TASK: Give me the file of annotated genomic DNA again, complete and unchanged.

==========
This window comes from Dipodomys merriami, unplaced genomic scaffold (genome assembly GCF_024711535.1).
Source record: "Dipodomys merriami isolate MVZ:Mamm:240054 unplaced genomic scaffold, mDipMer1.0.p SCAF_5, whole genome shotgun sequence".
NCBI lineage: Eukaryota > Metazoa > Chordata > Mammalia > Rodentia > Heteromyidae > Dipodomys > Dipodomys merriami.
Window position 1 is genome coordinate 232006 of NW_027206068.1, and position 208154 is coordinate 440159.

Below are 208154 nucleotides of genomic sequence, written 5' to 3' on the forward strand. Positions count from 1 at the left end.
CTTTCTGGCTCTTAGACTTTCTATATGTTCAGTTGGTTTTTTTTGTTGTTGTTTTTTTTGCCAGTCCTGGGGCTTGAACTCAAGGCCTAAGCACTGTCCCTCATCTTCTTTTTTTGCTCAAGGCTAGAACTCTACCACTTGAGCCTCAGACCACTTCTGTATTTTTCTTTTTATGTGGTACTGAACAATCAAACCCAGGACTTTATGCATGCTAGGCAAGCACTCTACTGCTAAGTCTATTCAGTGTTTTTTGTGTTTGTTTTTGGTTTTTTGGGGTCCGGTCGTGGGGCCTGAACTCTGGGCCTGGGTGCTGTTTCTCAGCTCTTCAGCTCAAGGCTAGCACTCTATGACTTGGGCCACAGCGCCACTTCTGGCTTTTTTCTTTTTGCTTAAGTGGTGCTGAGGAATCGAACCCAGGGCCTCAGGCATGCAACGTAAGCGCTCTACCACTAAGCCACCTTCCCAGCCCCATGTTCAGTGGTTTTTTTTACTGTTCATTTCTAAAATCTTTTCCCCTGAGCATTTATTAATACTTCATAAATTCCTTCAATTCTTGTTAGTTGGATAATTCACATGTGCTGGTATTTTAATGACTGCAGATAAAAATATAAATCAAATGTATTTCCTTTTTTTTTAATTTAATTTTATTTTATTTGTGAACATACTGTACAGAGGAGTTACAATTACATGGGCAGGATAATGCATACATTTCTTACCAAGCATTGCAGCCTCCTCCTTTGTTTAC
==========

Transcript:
This window comes from Dipodomys merriami, unplaced genomic scaffold (genome assembly GCF_024711535.1).
Source record: "Dipodomys merriami isolate MVZ:Mamm:240054 unplaced genomic scaffold, mDipMer1.0.p SCAF_5, whole genome shotgun sequence".
NCBI lineage: Eukaryota > Metazoa > Chordata > Mammalia > Rodentia > Heteromyidae > Dipodomys > Dipodomys merriami.
Window position 1 is genome coordinate 232006 of NW_027206068.1, and position 208154 is coordinate 440159.

Below are 208154 nucleotides of genomic sequence, written 5' to 3' on the forward strand. Positions count from 1 at the left end.
CTTTCTGGCTCTTAGACTTTCTATATGTTCAGTTGGTTTTTTTTGTTGTTGTTTTTTTTGCCAGTCCTGGGGCTTGAACTCAAGGCCTAAGCACTGTCCCTCATCTTCTTTTTTTGCTCAAGGCTAGAACTCTACCACTTGAGCCTCAGACCACTTCTGTATTTTTCTTTTTATGTGGTACTGAACAATCAAACCCAGGACTTTATGCATGCTAGGCAAGCACTCTACTGCTAAGTCTATTCAGTGTTTTTTGTGTTTGTTTTTGGTTTTTTGGGGTCCGGTCGTGGGGCCTGAACTCTGGGCCTGGGTGCTGTTTCTCAGCTCTTCAGCTCAAGGCTAGCACTCTATGACTTGGGCCACAGCGCCACTTCTGGCTTTTTTCTTTTTGCTTAAGTGGTGCTGAGGAATCGAACCCAGGGCCTCAGGCATGCAACGTAAGCGCTCTACCACTAAGCCACCTTCCCAGCCCCATGTTCAGTGGTTTTTTTTACTGTTCATTTCTAAAATCTTTTCCCCTGAGCATTTATTAATACTTCATAAATTCCTTCAATTCTTGTTAGTTGGATAATTCACATGTGCTGGTATTTTAATGACTGCAGATAAAAATATAAATCAAATGTATTTCCTTTTTTTTTAATTTAATTTTATTTTATTTGTGAACATACTGTACAGAGGAGTTACAATTACATGGGCAGGATAATGCATACATTTCTTACCAAGCATTGCAGCCTCCTCCTTTGTTTAC